Bowles Center Researcher Receives K01 Award to Study Ethanol's Discriminative Stimulus Effects

BesheerJoyce Besheer, Ph.D., Research Assistant Professor at the Bowles Center for Alcohol Studies, recently received a K01 Award titled, ‘Novel Mechanisms of Ethanol Discrimination.’  The 5-year project began in June 2006 and examines  the role of metabotropic glutamate receptors (mGluRs) in ethanol's discriminative stimulus effects.  

All drugs of abuse share the common attribute that they produce subjective stimulus effects in humans.  An example would be the feeling of “drunkenness” that accompanies alcohol drinking.  These subjective effects contribute to drug taking behavior.  mGluRs have been shown to influence GABA and glutamate functioning which are major components of ethanol's stimulus properties.  Besheer and colleagues are presently testing the hypothesis that mGluR5 and mGluR2/3 can moduate ethanol discrimination by interaction with GABAA and NMDA receptor systems.  To accomplish this goal, behavioral phamacology techniques are being used to determine if an antagonist of mGluR5 and an agonist of mGluR2/3 will modulate ethanol discrimination and the ethanol-like stimulus properties of GABAA positive modulators and NMDA antagonists.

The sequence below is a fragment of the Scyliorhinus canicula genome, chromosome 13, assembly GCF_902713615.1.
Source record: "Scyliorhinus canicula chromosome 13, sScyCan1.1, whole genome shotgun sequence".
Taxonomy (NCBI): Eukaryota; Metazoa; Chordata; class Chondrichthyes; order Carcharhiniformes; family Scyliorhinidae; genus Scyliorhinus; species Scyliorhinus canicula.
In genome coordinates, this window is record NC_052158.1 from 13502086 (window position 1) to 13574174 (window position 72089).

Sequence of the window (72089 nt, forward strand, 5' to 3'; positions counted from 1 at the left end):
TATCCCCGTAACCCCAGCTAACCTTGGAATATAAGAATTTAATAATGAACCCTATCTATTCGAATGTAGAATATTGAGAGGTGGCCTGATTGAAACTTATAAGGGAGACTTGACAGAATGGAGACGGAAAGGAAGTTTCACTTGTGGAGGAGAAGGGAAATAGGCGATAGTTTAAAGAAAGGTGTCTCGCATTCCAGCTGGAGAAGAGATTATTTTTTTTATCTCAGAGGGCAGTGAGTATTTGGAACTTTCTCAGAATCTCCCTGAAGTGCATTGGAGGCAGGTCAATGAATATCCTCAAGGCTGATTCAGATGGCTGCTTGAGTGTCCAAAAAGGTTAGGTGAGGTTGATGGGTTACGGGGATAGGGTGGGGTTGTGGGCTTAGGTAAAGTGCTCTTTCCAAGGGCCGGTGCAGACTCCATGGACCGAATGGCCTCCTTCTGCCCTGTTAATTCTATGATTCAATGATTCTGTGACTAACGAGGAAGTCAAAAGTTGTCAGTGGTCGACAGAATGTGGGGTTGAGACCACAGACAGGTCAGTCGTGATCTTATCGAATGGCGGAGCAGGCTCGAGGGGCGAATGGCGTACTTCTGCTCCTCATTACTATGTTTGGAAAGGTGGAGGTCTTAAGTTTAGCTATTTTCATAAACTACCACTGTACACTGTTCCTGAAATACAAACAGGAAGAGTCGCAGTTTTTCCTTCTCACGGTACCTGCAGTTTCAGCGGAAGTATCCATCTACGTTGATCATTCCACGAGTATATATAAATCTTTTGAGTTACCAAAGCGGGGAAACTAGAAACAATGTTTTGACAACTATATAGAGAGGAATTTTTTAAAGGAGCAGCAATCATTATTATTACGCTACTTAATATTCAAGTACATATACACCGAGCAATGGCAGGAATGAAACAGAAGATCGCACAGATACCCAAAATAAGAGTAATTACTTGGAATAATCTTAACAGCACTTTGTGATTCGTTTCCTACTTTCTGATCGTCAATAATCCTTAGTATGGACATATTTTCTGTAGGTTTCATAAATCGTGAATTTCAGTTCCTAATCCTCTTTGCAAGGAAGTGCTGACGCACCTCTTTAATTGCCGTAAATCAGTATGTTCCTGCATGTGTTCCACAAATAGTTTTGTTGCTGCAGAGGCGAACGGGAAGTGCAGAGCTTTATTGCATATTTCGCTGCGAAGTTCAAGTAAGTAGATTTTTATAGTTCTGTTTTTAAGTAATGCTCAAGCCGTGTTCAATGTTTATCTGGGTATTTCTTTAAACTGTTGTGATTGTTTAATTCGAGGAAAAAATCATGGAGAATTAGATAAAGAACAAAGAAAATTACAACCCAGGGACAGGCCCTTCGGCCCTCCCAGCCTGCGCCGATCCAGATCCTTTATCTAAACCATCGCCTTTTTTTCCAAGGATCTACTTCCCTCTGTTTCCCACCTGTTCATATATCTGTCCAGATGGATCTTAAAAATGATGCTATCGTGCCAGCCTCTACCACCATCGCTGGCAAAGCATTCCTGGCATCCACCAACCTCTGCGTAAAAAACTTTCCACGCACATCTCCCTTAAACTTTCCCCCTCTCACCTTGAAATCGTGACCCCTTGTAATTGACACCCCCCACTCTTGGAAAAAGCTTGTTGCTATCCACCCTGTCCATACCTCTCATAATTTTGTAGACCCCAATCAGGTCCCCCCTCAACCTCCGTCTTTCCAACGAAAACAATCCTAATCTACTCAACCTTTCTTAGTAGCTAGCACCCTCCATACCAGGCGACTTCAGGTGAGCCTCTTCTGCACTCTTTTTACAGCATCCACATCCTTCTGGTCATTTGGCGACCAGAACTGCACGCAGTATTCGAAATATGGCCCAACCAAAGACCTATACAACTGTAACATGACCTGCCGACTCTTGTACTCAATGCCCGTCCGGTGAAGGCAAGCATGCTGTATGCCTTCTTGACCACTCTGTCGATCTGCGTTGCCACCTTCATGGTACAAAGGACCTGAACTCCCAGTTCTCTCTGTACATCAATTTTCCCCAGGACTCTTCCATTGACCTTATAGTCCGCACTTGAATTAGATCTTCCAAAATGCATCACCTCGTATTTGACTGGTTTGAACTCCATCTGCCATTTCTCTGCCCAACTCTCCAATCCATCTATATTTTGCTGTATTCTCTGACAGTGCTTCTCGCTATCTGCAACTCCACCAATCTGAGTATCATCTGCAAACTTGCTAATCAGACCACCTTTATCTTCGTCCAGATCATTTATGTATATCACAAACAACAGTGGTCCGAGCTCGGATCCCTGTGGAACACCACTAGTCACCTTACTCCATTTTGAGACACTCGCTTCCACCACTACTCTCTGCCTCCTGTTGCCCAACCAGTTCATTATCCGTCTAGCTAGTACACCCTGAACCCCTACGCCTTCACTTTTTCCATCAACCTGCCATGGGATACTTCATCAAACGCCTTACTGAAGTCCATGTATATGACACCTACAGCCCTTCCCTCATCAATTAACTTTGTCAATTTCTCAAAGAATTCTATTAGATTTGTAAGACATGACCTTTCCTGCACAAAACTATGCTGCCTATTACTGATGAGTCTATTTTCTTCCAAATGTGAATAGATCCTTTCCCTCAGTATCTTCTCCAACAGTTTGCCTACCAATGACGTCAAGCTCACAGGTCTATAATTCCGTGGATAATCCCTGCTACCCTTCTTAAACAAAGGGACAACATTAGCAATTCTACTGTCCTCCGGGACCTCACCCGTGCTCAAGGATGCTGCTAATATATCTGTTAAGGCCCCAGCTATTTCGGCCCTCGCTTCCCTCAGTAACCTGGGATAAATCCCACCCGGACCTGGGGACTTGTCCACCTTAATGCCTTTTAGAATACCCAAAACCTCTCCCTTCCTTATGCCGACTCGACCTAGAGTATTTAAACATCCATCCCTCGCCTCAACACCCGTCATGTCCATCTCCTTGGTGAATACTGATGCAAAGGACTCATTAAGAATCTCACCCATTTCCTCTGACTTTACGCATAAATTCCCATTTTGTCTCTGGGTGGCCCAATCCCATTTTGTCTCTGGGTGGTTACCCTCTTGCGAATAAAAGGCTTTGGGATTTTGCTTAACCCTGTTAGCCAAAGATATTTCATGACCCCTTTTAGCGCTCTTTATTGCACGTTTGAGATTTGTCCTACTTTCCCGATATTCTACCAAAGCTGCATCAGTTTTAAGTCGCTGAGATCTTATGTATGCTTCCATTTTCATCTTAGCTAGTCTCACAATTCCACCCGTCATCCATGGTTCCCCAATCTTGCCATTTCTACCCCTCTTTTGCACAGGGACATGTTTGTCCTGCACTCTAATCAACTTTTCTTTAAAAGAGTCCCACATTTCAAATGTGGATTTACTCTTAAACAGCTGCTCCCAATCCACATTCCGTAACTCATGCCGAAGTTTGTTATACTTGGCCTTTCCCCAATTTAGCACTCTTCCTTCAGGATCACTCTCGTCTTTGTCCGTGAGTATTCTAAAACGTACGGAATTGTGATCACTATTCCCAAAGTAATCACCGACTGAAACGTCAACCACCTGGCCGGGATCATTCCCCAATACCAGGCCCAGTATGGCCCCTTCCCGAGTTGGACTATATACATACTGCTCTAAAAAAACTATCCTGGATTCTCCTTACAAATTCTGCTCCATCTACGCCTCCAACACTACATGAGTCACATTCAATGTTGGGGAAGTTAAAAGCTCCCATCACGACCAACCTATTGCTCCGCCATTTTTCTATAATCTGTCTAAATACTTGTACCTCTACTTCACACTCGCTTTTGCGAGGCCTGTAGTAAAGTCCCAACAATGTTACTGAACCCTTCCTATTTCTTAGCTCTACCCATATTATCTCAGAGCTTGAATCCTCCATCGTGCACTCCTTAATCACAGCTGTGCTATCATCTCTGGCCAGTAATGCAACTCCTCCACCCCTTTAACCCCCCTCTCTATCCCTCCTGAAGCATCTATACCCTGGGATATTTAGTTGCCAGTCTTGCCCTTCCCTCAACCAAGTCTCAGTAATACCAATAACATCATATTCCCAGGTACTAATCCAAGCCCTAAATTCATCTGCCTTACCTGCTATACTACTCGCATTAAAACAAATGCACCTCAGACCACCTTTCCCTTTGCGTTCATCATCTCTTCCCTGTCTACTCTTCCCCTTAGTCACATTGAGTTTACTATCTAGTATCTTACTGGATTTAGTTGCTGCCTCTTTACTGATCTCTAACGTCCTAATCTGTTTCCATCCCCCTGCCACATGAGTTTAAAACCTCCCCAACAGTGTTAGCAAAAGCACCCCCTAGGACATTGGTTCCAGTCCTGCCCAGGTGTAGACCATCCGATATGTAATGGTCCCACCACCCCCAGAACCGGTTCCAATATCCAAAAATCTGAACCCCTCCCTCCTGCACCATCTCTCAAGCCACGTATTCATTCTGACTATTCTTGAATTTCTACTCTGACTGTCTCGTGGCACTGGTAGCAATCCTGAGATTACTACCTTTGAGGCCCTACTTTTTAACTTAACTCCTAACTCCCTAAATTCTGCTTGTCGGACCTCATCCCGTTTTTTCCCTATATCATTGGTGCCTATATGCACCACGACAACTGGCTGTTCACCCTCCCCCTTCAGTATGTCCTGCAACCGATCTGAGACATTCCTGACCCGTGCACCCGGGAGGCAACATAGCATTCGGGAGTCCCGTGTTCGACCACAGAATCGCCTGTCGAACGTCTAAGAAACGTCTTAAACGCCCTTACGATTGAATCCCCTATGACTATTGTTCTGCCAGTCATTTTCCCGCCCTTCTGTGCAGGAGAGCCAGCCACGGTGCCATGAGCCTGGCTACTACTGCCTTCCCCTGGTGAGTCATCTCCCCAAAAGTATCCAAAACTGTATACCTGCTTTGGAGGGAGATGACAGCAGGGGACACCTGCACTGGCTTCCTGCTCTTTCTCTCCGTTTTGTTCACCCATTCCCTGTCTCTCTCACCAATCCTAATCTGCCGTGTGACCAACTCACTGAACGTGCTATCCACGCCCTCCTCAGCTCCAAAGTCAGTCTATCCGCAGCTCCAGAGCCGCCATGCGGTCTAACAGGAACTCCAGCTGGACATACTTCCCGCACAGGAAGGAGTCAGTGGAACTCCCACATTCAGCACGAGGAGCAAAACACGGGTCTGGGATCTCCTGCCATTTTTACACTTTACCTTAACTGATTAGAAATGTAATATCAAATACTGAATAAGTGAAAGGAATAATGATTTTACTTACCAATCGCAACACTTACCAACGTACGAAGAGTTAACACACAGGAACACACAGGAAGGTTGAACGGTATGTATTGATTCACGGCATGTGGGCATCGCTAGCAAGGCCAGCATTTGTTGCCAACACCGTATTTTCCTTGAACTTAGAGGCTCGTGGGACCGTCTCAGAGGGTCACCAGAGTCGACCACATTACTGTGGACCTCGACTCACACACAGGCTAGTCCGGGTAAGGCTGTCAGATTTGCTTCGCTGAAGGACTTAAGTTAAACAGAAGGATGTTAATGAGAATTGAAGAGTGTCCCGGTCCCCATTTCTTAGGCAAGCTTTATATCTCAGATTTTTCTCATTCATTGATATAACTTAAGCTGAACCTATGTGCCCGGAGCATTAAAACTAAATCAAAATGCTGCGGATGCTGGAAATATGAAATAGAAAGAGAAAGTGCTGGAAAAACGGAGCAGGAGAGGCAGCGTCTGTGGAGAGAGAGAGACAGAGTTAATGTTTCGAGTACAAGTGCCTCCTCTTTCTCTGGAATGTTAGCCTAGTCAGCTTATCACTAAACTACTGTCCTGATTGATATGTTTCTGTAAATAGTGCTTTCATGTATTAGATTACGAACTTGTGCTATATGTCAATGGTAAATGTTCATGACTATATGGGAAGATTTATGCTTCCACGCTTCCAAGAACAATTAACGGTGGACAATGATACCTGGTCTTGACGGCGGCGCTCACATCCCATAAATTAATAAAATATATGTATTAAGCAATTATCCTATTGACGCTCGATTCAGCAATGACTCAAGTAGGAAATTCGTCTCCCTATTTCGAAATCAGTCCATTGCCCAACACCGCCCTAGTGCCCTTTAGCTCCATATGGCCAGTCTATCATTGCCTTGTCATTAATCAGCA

Dual-label immunohistochemistry with confocal visualization will be used to evaluate if mGluR5 and mGluR2/3 are co-expressed with GABAA and NMDA receptor subunits in ethanol discrimination trained rats. Fos-like immunoreactivity will be used to assess brain regional involvement in ethanol discrimination and in mGluR5 and mGluR2/3 modulation of ethanol discrimination, as well as ethanol substitutes (diazepam and MK-801).  Lastly, microinjection techniques will be used to assess the functional involvement of specific brain regions in mGluR modulation of ethanol discrimination. Understanding these mechanisms is important to basic science and has numerous implications for development of therapeutic interventions in alcoholism, especially given that the discriminative stimulus properties of drugs can be important determinants of abuse liability.   

Besheer has been with the Center for Alcohol Studies since July of 2002.  She completed undergraduate studies at Indiana University, Bloomington, and received her Master and Doctorate degrees from the University of Nebraska, Lincoln.  Her research interests include the neurobiological mechanisms underlying alcoholism and addiction, the stimulus properties of ethanol, and the neurobiology of ethanol reinforcement using animal models of ethanol self-administration.